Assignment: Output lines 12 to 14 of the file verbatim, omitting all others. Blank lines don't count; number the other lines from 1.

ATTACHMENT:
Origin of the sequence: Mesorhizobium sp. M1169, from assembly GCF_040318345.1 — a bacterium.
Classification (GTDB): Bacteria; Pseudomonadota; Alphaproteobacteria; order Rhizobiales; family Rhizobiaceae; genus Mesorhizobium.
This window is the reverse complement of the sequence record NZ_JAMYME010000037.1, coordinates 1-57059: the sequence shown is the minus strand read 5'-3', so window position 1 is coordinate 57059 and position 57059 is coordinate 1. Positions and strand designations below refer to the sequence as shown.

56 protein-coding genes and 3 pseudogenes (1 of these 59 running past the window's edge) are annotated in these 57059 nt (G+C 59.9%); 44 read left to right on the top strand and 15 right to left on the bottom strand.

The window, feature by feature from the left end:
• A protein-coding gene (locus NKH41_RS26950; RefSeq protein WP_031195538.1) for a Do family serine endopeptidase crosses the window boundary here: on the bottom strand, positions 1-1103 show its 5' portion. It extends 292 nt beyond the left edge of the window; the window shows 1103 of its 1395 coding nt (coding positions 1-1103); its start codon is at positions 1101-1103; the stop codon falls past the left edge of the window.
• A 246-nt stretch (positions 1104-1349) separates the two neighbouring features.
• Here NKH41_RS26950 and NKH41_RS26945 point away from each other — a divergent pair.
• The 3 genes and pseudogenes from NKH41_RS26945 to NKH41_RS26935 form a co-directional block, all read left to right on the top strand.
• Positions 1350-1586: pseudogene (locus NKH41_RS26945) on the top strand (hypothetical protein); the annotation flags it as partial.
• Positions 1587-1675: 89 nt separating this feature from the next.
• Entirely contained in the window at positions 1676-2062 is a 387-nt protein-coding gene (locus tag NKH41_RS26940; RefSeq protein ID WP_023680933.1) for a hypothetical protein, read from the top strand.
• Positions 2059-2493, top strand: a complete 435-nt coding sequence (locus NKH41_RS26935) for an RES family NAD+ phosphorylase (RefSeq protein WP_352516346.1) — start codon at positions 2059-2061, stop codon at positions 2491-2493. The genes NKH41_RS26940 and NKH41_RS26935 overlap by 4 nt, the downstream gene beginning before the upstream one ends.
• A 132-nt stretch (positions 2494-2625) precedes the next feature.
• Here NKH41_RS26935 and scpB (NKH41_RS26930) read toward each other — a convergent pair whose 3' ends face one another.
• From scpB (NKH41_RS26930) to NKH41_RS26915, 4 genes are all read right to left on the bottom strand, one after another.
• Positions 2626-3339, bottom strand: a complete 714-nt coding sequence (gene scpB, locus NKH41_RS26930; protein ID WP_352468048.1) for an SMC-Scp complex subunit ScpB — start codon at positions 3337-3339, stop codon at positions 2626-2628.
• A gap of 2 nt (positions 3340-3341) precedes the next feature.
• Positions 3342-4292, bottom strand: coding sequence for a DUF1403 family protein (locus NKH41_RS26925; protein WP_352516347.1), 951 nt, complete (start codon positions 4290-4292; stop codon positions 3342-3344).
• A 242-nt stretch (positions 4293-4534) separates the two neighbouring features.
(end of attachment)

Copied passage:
• Entirely contained in the window at positions 1676-2062 is a 387-nt protein-coding gene (locus tag NKH41_RS26940; RefSeq protein ID WP_023680933.1) for a hypothetical protein, read from the top strand.
• Positions 2059-2493, top strand: a complete 435-nt coding sequence (locus NKH41_RS26935) for an RES family NAD+ phosphorylase (RefSeq protein WP_352516346.1) — start codon at positions 2059-2061, stop codon at positions 2491-2493. The genes NKH41_RS26940 and NKH41_RS26935 overlap by 4 nt, the downstream gene beginning before the upstream one ends.
• A 132-nt stretch (positions 2494-2625) precedes the next feature.